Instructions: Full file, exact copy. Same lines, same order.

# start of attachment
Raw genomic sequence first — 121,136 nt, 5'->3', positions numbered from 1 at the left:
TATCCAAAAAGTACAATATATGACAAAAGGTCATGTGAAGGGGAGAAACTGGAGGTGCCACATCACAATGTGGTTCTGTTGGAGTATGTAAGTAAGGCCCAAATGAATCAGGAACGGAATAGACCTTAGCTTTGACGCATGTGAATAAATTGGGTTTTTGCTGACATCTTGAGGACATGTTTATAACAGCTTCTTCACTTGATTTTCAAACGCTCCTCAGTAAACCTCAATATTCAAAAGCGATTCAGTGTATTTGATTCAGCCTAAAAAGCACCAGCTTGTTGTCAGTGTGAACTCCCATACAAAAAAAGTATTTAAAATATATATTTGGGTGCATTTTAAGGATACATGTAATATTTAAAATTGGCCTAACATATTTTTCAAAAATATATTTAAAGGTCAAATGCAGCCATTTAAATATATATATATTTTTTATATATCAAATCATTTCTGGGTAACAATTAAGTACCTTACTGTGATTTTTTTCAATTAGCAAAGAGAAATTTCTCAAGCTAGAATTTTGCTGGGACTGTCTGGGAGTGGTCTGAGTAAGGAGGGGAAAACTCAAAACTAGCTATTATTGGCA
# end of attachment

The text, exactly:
Raw genomic sequence first — 121,136 nt, 5'->3', positions numbered from 1 at the left:
TATCCAAAAAGTACAATATATGACAAAAGGTCATGTGAAGGGGAGAAACTGGAGGTGCCACATCACAATGTGGTTCTGTTGGAGTATGTAAGTAAGGCCCAAATGAATCAGGAACGGAATAGACCTTAGCTTTGACGCATGTGAATAAATTGGGTTTTTGCTGACATCTTGAGGACATGTTTATAACAGCTTCTTCACTTGATTTTCAAACGCTCCTCAGTAAACCTCAATATTCAAAAGCGATTCAGTGTATTTGATTCAGCCTAAAAAGCACCAGCTTGTTGTCAGTGTGAACTCCCATACAAAAAAAGTATTTAAAATATATATTTGGGTGCATTTTAAGGATACATGTAATATTTAAAATTGGCCTAACATATTTTTCAAAAATATATTTAAAGGTCAAATGCAGCCATTTAAATATATATATATTTTTTATATATCAAATCATTTCTGGGTAACAATTAAGTACCTTACTGTGATTTTTTTCAATTAGCAAAGAGAAATTTCTCAAGCTAGAATTTTGCTGGGACTGTCTGGGAGTGGTCTGAGTAAGGAGGGGAAAACTCAAAACTAGCTATTATTGGCA